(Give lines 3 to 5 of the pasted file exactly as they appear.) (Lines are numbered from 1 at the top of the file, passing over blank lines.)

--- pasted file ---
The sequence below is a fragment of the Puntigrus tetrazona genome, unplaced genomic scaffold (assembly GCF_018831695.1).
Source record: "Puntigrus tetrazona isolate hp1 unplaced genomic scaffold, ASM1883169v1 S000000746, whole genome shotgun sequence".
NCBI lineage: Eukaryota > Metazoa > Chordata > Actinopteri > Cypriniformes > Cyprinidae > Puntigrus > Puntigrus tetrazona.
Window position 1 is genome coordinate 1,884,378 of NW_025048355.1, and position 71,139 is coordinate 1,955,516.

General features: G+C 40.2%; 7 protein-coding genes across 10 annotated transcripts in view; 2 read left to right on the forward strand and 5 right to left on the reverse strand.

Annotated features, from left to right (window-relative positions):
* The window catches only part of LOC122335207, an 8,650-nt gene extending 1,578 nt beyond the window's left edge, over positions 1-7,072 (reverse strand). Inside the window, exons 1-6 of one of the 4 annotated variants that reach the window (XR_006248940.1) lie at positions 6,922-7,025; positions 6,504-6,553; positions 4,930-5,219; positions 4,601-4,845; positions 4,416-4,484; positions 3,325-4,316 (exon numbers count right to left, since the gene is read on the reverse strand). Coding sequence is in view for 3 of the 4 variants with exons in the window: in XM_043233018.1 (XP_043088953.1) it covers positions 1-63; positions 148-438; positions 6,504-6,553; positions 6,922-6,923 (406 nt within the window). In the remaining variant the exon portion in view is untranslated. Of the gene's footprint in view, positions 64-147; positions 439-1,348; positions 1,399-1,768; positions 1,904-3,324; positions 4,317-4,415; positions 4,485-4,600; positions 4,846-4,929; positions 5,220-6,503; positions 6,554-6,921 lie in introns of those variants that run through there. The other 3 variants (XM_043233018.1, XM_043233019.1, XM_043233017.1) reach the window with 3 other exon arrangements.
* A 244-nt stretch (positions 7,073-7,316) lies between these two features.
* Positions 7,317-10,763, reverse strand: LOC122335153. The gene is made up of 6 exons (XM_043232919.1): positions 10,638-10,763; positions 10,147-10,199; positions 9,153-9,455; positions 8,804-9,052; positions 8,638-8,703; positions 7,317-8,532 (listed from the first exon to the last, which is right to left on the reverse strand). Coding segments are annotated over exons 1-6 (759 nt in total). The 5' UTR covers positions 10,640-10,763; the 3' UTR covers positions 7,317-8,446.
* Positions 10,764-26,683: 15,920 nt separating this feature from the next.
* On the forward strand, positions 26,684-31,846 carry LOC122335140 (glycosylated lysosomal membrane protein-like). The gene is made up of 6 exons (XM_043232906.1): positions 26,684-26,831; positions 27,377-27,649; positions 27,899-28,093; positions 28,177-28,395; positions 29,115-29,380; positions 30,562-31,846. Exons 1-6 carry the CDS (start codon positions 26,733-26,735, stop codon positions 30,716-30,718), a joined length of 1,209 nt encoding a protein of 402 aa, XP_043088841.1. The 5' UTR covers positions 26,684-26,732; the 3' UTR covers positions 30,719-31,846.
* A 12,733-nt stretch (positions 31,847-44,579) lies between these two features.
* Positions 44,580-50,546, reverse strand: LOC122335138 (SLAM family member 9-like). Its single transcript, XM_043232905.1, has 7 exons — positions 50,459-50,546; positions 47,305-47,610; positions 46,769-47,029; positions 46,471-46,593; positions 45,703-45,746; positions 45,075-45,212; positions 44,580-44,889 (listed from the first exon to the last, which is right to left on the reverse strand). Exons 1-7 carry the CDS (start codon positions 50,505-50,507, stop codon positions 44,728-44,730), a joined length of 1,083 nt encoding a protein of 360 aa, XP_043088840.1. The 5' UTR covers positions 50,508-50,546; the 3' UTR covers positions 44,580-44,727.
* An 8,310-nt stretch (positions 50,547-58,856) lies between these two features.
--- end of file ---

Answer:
NCBI lineage: Eukaryota > Metazoa > Chordata > Actinopteri > Cypriniformes > Cyprinidae > Puntigrus > Puntigrus tetrazona.
Window position 1 is genome coordinate 1,884,378 of NW_025048355.1, and position 71,139 is coordinate 1,955,516.

General features: G+C 40.2%; 7 protein-coding genes across 10 annotated transcripts in view; 2 read left to right on the forward strand and 5 right to left on the reverse strand.